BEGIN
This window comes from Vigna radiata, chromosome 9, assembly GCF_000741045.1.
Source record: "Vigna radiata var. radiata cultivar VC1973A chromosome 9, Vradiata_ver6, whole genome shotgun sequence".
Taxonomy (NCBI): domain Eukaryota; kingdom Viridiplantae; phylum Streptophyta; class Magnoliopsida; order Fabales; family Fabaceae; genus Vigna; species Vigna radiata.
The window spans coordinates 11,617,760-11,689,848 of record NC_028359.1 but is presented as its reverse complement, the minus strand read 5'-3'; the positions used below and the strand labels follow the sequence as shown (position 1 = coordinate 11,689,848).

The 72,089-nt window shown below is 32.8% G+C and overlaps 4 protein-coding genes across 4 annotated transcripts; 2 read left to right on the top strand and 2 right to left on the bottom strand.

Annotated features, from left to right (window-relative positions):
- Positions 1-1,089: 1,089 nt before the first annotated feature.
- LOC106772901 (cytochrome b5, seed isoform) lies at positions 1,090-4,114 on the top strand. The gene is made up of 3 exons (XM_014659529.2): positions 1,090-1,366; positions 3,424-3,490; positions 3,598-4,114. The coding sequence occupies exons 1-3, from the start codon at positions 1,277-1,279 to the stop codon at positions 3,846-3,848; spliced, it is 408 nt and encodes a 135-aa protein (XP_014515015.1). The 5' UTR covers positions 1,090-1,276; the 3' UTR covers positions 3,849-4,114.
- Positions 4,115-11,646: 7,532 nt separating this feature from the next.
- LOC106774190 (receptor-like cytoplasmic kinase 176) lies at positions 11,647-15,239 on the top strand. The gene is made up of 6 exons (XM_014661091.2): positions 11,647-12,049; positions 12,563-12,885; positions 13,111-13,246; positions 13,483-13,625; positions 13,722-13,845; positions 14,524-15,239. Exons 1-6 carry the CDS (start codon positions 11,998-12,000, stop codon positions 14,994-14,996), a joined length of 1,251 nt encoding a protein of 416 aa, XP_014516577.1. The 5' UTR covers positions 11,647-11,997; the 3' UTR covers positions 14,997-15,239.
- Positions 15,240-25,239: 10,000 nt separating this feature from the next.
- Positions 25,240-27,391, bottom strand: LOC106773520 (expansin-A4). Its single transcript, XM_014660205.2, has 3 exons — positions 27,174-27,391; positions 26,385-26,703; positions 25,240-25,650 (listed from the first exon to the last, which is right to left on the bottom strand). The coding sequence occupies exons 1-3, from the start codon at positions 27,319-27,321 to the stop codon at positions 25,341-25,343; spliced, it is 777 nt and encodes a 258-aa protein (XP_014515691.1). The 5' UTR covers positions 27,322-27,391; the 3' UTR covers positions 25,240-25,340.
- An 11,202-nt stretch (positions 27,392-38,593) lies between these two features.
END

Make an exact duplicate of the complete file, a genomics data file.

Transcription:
This window comes from Vigna radiata, chromosome 9, assembly GCF_000741045.1.
Source record: "Vigna radiata var. radiata cultivar VC1973A chromosome 9, Vradiata_ver6, whole genome shotgun sequence".
Taxonomy (NCBI): domain Eukaryota; kingdom Viridiplantae; phylum Streptophyta; class Magnoliopsida; order Fabales; family Fabaceae; genus Vigna; species Vigna radiata.
The window spans coordinates 11,617,760-11,689,848 of record NC_028359.1 but is presented as its reverse complement, the minus strand read 5'-3'; the positions used below and the strand labels follow the sequence as shown (position 1 = coordinate 11,689,848).

The 72,089-nt window shown below is 32.8% G+C and overlaps 4 protein-coding genes across 4 annotated transcripts; 2 read left to right on the top strand and 2 right to left on the bottom strand.

Annotated features, from left to right (window-relative positions):
- Positions 1-1,089: 1,089 nt before the first annotated feature.
- LOC106772901 (cytochrome b5, seed isoform) lies at positions 1,090-4,114 on the top strand. The gene is made up of 3 exons (XM_014659529.2): positions 1,090-1,366; positions 3,424-3,490; positions 3,598-4,114. The coding sequence occupies exons 1-3, from the start codon at positions 1,277-1,279 to the stop codon at positions 3,846-3,848; spliced, it is 408 nt and encodes a 135-aa protein (XP_014515015.1). The 5' UTR covers positions 1,090-1,276; the 3' UTR covers positions 3,849-4,114.
- Positions 4,115-11,646: 7,532 nt separating this feature from the next.
- LOC106774190 (receptor-like cytoplasmic kinase 176) lies at positions 11,647-15,239 on the top strand. The gene is made up of 6 exons (XM_014661091.2): positions 11,647-12,049; positions 12,563-12,885; positions 13,111-13,246; positions 13,483-13,625; positions 13,722-13,845; positions 14,524-15,239. Exons 1-6 carry the CDS (start codon positions 11,998-12,000, stop codon positions 14,994-14,996), a joined length of 1,251 nt encoding a protein of 416 aa, XP_014516577.1. The 5' UTR covers positions 11,647-11,997; the 3' UTR covers positions 14,997-15,239.
- Positions 15,240-25,239: 10,000 nt separating this feature from the next.
- Positions 25,240-27,391, bottom strand: LOC106773520 (expansin-A4). Its single transcript, XM_014660205.2, has 3 exons — positions 27,174-27,391; positions 26,385-26,703; positions 25,240-25,650 (listed from the first exon to the last, which is right to left on the bottom strand). The coding sequence occupies exons 1-3, from the start codon at positions 27,319-27,321 to the stop codon at positions 25,341-25,343; spliced, it is 777 nt and encodes a 258-aa protein (XP_014515691.1). The 5' UTR covers positions 27,322-27,391; the 3' UTR covers positions 25,240-25,340.
- An 11,202-nt stretch (positions 27,392-38,593) lies between these two features.